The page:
Objective: P-selectin (PSEL) and its ligand, P-selectin glycoprotein ligand-1 (PSGL-1), play key roles in both the inflammatory response and the atherosclerotic process, but there are conflicting results regarding the affect of PSEL and PSGL-1 gene variation on risk for cardiovascular and cerebrovascular disease. We tested the association of four PSEL and two PSGL-1 polymorphisms with incident coronary heart disease (CHD) and ischemic stroke among 13,875 participants in the prospective Atherosclerosis Risk in Communities (ARIC) study. We also tested common haplotypes in the PSEL and PSGL-1 genes to assess associations with incident CHD and ischemic stroke. Methods and results: Incident ischemic stroke and CHD were identified through annual telephone calls and hospital and death certificate surveillance. Five hundred and twenty-five validated ischemic stroke and 1654 CHD events were identified. Allele frequencies for all PSEL and PSGL-1 polymorphisms were markedly different between whites and African Americans; therefore, all analyses were performed race-specific. Independent analyses showed the PSEL 290NN genotype to be a significant predictor of CHD in whites (HRR 1.30, 95%CI 1.00-1.70, P = 0.05). PSGL-1 genotypes carrying the 62I allele were significantly protective for incident CHD (HRR 0.53, 95%CI 0.31-0.92, P = 0.02) and ischemic stroke (HRR 0.73, 95%CI 0.55-0.97, P = 0.03) in African Americans. Haplotype analyses showed the PSEL NNVP haplotype to be a significant predictor of incident CHD in whites (HRR 2.09, 95%CI 1.23-3.55, P = 0.006). No significant haplotype findings were observed in African Americans. Conclusions: PSEL S290N, in single polymorphism analysis and in the haplotypic background with T715P, was associated with increased risk of incident CHD in whites. The PSGL-1 M62I polymorphism was associated with decreased risk of both incident CHD and stroke in African Americans. These findings illustrate the complex relationship between genetic variation and disease in different racial groups.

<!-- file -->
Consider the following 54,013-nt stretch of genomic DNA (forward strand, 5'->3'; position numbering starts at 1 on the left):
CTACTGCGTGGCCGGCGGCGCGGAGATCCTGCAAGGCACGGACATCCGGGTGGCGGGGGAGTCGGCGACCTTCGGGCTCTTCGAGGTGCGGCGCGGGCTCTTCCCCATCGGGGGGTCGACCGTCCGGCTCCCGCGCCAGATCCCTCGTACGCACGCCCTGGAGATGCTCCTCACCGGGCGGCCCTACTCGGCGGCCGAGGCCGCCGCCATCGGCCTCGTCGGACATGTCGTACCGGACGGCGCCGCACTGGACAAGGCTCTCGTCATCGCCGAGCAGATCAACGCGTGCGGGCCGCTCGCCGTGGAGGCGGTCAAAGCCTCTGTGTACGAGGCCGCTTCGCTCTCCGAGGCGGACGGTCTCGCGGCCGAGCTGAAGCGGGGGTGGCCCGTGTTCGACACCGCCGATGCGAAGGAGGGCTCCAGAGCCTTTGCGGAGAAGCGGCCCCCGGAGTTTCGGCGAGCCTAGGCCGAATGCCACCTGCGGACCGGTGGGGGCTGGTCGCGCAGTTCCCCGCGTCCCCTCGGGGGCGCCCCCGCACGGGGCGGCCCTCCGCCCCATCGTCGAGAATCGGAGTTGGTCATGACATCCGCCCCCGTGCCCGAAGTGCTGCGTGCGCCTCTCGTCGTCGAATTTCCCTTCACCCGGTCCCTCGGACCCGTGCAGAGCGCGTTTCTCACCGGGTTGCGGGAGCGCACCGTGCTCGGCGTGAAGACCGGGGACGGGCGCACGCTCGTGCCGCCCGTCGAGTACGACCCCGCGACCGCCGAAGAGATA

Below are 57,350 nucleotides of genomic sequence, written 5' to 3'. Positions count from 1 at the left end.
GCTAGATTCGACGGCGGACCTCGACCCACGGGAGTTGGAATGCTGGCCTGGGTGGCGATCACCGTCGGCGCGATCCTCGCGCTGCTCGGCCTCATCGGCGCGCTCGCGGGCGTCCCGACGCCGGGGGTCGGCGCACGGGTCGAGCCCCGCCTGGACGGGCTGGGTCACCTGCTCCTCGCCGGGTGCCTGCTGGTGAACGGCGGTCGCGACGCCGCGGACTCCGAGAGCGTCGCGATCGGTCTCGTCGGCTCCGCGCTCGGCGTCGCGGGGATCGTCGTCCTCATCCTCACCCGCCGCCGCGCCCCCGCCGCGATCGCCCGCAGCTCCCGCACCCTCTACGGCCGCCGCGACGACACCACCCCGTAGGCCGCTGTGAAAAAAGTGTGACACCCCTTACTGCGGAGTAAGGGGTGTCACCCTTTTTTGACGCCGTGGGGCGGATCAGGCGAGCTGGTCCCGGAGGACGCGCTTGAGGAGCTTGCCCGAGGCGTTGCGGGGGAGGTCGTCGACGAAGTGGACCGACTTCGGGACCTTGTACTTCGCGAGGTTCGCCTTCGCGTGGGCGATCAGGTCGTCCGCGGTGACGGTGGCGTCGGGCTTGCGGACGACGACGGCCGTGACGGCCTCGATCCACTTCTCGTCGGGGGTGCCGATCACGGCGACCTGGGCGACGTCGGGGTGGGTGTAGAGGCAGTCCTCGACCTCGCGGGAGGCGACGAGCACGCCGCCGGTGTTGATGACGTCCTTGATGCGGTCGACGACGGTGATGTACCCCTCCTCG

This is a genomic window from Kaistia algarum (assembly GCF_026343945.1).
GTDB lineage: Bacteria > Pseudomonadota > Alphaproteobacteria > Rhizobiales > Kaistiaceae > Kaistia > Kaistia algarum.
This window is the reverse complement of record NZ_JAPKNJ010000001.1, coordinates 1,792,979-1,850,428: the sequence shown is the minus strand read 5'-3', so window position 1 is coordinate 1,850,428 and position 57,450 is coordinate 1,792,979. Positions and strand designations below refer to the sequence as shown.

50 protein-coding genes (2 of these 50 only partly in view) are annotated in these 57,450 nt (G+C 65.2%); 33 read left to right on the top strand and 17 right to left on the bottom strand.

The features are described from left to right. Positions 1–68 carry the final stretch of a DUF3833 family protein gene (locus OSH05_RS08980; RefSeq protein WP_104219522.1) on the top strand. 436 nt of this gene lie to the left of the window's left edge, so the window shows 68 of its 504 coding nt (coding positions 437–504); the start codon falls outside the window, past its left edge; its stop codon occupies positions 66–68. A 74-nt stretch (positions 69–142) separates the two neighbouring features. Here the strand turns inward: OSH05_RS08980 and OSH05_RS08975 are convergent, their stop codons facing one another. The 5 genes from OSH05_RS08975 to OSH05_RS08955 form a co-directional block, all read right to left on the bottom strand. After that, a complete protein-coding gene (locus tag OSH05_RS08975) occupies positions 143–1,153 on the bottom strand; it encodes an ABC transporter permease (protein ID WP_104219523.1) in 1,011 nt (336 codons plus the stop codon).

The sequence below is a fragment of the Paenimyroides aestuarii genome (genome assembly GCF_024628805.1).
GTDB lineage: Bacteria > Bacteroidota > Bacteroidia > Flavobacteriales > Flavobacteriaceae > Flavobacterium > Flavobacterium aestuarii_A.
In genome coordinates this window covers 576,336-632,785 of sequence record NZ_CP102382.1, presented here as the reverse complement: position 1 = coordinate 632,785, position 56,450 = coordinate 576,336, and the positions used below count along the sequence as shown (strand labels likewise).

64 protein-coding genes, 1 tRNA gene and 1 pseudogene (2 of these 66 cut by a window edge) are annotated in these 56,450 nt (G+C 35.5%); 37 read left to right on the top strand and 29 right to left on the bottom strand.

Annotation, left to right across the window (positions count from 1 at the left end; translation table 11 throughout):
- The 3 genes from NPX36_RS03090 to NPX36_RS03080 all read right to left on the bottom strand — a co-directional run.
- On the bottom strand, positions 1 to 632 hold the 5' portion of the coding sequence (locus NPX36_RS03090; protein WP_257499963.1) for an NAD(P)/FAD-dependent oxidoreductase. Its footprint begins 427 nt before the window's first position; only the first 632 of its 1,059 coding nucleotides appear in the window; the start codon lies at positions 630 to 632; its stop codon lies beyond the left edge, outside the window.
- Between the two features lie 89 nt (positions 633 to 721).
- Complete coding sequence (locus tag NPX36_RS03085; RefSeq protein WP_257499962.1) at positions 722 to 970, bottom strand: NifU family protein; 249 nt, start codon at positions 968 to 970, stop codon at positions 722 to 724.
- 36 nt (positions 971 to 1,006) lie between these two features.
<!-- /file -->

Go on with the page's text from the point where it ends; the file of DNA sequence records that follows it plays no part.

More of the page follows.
|Original language||English (US)|
|State||Published - Nov 2007|
- Cell adhesion molecules
- Coronary heart disease
ASJC Scopus subject areas
- Cardiology and Cardiovascular Medicine